"What consumers really want is online content on their big screen in their living room [as they are] sitting on the couch," Otellini told delegates at the Consumer Electronics Show.
"In order for us to deliver this, we have to integrate the big screen capabilities, the PC capabilities and the internet experience. When we do that, we will satisfy what the consumers have asked us to do."
Otellini claimed that Viiv is the first platform that meets these needs. Technical requirements of the new entertainment platform had been published long before Otellini's keynote.
Qualifying systems require, among other things, an Intel dual-core processor and 845 chipset and must support surround sound as well as several Intel software features. They run Windows Media Center Edition.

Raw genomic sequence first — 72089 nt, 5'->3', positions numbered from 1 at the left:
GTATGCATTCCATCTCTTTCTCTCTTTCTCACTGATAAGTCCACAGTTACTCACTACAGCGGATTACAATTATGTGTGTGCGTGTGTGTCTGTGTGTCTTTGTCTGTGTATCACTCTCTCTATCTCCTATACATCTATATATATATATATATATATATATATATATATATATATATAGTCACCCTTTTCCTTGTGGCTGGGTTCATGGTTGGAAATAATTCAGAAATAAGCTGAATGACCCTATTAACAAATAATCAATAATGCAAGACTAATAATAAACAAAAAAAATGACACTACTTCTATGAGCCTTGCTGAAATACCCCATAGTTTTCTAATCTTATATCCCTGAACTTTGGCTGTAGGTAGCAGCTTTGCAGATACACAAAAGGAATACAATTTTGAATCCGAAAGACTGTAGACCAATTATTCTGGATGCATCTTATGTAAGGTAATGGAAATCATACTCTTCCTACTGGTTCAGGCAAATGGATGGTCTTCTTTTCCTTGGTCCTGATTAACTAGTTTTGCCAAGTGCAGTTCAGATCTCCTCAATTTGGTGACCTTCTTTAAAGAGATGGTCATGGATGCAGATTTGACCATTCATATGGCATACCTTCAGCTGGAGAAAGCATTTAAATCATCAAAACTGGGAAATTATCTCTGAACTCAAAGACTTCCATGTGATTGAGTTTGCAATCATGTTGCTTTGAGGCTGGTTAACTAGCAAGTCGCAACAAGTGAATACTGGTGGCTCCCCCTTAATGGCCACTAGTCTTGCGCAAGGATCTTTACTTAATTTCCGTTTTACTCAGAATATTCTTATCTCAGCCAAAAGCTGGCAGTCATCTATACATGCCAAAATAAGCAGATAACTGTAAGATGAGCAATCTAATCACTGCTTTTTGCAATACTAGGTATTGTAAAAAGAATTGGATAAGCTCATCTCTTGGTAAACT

A Viiv system can be a standalone computer, a set-top box or can be built into a television set. They are available immediately starting at $900. Consumers will be able to recognize a Viiv system by a special logo.
Otellini spent most of his presentation talking about the services that users can access on a Viiv system.
The chipmaker has signed agreements with content providers so that consumers will be able to access two million songs, 100,000 movies, 14,000 television shows and hundreds of games on their television sets through a remote control.
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